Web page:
One commonly encountered problem with practice management systems is their inability to process a claims-level denial where the insurance company denies the entire claim. These vendors require a service line denial message for every service line. This requires insurance companies to create different 835 interpretations for hospitals that post at the claim level and medical groups that post at the line level. Some practice management system vendors will build new autoposting logic that supports a HIPAA-compliant claim level denial, thus expanding the payers a facility can deal with.

This transition, too, may illustrate a minor compliance challenge but a major opportunity. If the facility is only processing electronic remittance advice from three payers, why not use this upgrade as a catalyst to implement it from most, if not all, of its payers? This is particularly true in states like Minnesota, where recent legislation mandates that all payers, including workers compensation and property and casualty payers, support the 835.

Organizations will need to check with their vendors to see if state-specific mandates are supported for their states. As was the case with the claim transaction, organizations should be in dialogue with their remittance-processing vendor, which may be a clearinghouse or a bank. Given that drafts of both the Senate and House healthcare reform bills have an electronic funds transfer mandate, providers may expect to see fewer checks. There are two compliant HIPAA payment formats for electronic funds transfer, and providers should be working with their banks on the optimum solution for reassociating dollars and data sent separately.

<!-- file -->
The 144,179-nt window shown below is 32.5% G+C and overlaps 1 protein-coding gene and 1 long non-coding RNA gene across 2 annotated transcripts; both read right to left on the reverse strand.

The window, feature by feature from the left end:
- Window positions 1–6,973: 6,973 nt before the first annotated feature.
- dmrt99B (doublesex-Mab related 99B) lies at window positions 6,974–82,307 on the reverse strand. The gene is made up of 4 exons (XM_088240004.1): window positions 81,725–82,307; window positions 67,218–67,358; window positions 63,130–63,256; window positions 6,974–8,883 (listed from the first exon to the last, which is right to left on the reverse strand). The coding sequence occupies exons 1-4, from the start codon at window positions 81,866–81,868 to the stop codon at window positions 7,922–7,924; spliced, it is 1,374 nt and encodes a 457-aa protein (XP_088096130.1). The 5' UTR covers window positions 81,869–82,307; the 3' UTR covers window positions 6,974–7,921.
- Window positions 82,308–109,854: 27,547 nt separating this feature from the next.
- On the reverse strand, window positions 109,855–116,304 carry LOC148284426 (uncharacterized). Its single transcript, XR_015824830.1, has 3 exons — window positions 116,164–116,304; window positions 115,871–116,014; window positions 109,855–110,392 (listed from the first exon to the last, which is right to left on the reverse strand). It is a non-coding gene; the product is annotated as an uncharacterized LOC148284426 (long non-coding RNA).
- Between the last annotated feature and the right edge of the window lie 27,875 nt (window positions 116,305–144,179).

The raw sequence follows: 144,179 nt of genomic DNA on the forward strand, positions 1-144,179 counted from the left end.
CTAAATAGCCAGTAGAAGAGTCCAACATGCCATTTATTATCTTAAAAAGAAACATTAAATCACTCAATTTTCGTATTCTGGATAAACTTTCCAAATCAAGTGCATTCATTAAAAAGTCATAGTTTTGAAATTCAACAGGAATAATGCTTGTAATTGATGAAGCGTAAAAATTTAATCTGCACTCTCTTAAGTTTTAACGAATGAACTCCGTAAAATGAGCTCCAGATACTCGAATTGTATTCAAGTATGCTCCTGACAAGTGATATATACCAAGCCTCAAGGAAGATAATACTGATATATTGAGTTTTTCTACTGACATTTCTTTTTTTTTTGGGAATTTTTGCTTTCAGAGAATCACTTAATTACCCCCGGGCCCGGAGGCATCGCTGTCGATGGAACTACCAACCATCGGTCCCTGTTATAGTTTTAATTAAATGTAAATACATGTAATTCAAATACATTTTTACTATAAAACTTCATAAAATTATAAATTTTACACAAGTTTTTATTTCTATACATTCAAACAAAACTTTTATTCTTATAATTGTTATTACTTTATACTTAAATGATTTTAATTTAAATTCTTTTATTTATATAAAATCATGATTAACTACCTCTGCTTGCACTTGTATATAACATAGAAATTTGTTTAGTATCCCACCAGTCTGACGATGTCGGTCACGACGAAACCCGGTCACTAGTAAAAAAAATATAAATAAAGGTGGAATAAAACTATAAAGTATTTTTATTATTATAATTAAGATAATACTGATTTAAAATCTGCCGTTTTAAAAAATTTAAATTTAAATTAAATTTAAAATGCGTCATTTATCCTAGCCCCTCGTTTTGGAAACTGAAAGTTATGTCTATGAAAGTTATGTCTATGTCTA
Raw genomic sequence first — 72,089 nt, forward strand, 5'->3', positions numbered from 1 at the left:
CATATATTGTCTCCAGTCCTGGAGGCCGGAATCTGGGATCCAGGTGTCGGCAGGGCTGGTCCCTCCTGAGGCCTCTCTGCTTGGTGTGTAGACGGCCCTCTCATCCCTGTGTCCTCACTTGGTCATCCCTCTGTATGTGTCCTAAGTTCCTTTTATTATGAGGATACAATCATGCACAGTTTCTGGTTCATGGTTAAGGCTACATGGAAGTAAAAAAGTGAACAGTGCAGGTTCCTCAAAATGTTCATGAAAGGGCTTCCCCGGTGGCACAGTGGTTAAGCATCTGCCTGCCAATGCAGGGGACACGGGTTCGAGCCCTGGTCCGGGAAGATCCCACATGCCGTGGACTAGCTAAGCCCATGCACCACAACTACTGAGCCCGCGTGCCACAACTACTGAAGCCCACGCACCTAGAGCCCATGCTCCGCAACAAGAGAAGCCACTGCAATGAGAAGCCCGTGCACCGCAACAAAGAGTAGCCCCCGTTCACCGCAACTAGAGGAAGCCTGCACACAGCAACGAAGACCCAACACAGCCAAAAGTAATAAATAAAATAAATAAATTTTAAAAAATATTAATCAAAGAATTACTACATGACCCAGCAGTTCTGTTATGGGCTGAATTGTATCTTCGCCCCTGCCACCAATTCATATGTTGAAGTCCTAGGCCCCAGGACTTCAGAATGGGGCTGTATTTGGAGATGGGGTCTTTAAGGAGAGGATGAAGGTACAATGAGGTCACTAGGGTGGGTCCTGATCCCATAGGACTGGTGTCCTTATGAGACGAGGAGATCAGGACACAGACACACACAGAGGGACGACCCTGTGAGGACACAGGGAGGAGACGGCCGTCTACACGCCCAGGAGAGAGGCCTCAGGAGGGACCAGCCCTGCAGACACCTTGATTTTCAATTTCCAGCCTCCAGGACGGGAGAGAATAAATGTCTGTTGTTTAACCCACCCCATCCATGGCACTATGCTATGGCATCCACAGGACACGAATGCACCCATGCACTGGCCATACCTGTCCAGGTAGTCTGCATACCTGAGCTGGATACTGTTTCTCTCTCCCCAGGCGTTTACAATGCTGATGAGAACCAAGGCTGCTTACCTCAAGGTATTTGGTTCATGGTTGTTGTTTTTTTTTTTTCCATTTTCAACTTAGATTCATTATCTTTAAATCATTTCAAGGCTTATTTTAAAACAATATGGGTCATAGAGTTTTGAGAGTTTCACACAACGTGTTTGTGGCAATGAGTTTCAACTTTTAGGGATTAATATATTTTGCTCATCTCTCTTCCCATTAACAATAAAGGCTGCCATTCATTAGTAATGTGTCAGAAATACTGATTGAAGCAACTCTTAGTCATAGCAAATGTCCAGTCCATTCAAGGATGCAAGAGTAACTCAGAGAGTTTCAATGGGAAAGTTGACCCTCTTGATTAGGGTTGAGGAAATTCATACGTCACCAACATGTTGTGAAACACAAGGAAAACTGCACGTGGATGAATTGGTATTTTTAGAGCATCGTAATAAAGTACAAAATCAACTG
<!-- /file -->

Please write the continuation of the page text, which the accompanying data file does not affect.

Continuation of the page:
The Opportunities

Many providers will find that their institutions currently do not support a number of the HIPAA transaction standards. Those who are compliance-minded may breathe a sigh of relief that they have only one less standard to consider. But what about the lost opportunity?

The following standards are not widely implemented, and for most providers they represent more of an opportunity than a compliance issue. Entities can at least consider what efficiencies and savings they offer as they plan their upgrades to 5010.

Referrals and Authorizations: 278

The improved 278 can eliminate many of the phone calls, faxes, and other communications between payer and provider and leverage the scarce resources of the utilization review and case management staff. It can also provide an audit trail superior to certifications received by phone and fax, which may come in handy to the denial management team.

Providers with a substantial book of managed care business should look at the merits of a 278 project to determine how they and their payers could utilize it.

Claims Status Inquiry and Response: 276-277

The 5010 standard modifies the claims status inquiry and response exchanges to correct some shortcomings in the original implementation guidelines. Instructions are now clearer, and greater detail can be reported. This is an underutilized transaction, and providers should consider how they and their payers are taking steps to eliminate the black hole into which some claims appear to drop.